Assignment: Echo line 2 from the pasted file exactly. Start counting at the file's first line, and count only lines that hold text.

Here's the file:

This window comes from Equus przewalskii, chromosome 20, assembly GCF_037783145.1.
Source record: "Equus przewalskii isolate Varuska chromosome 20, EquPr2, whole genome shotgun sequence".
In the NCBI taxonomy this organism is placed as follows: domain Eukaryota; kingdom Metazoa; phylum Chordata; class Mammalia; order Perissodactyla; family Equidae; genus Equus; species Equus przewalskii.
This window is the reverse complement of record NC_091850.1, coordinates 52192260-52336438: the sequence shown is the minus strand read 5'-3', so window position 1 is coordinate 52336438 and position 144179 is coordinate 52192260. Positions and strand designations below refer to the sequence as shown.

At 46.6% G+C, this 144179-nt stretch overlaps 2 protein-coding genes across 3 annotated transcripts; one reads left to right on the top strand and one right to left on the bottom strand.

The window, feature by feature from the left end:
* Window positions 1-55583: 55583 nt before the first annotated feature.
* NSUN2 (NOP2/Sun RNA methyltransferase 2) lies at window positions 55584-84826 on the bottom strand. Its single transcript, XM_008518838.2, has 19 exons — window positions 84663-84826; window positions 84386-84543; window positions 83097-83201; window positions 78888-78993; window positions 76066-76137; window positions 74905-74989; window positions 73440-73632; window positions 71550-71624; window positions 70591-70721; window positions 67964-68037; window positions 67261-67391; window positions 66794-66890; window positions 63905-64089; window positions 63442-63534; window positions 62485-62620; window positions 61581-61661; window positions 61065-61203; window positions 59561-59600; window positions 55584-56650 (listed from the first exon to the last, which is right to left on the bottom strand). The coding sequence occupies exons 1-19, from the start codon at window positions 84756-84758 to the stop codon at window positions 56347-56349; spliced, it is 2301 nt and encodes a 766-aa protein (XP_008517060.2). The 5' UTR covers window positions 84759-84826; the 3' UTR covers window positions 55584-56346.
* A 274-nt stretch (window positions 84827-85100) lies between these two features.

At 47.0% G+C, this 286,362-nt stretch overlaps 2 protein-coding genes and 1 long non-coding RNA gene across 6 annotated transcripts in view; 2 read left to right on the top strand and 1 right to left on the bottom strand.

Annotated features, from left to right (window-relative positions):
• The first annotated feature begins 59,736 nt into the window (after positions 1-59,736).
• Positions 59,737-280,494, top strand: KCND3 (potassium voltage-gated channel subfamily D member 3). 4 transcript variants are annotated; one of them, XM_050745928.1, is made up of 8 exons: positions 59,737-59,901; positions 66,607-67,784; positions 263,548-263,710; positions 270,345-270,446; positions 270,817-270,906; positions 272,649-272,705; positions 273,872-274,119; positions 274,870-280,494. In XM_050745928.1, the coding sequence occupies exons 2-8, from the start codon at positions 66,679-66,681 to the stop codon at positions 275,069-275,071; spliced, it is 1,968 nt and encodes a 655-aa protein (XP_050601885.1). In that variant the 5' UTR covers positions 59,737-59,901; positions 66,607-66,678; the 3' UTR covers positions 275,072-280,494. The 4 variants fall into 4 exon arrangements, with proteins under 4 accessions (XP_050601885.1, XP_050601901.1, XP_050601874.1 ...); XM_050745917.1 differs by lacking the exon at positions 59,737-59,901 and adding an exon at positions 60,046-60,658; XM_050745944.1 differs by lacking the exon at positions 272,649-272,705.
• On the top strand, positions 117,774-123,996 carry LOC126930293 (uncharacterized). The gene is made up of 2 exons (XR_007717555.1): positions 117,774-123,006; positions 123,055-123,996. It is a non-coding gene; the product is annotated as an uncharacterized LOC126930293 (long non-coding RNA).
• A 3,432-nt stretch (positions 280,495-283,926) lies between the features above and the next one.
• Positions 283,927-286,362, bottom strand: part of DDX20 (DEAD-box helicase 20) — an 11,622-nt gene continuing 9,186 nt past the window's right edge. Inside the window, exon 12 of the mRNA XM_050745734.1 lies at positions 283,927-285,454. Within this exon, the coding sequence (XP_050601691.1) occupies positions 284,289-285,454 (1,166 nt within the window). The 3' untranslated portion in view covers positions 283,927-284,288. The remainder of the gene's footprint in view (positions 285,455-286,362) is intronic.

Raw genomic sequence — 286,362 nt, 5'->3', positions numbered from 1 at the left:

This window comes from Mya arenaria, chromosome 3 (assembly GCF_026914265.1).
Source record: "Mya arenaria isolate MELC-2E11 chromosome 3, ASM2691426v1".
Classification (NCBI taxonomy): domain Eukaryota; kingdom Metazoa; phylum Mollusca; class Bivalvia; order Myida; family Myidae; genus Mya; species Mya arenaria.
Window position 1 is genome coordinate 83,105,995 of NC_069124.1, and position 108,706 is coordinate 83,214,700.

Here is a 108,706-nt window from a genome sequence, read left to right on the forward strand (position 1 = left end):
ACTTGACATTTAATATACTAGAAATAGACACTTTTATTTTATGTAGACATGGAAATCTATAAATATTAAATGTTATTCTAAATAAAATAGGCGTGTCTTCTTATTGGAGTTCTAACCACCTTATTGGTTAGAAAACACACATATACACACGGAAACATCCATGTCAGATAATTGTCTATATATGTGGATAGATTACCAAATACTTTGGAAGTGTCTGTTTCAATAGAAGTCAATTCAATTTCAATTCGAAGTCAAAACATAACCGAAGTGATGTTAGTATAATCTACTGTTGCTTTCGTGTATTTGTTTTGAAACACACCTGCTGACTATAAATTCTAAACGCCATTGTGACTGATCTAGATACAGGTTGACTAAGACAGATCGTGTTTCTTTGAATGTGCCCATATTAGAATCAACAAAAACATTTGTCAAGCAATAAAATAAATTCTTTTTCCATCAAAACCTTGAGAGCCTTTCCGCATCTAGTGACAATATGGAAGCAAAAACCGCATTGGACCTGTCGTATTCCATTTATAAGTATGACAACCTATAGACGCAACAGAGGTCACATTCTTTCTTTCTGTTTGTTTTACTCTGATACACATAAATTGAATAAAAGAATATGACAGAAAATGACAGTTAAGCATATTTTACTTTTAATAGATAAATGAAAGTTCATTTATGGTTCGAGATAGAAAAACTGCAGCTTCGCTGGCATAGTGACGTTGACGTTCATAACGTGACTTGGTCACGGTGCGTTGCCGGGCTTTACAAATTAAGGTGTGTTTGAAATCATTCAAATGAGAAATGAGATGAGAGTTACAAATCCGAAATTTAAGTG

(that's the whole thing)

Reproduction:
Source record: "Equus przewalskii isolate Varuska chromosome 20, EquPr2, whole genome shotgun sequence".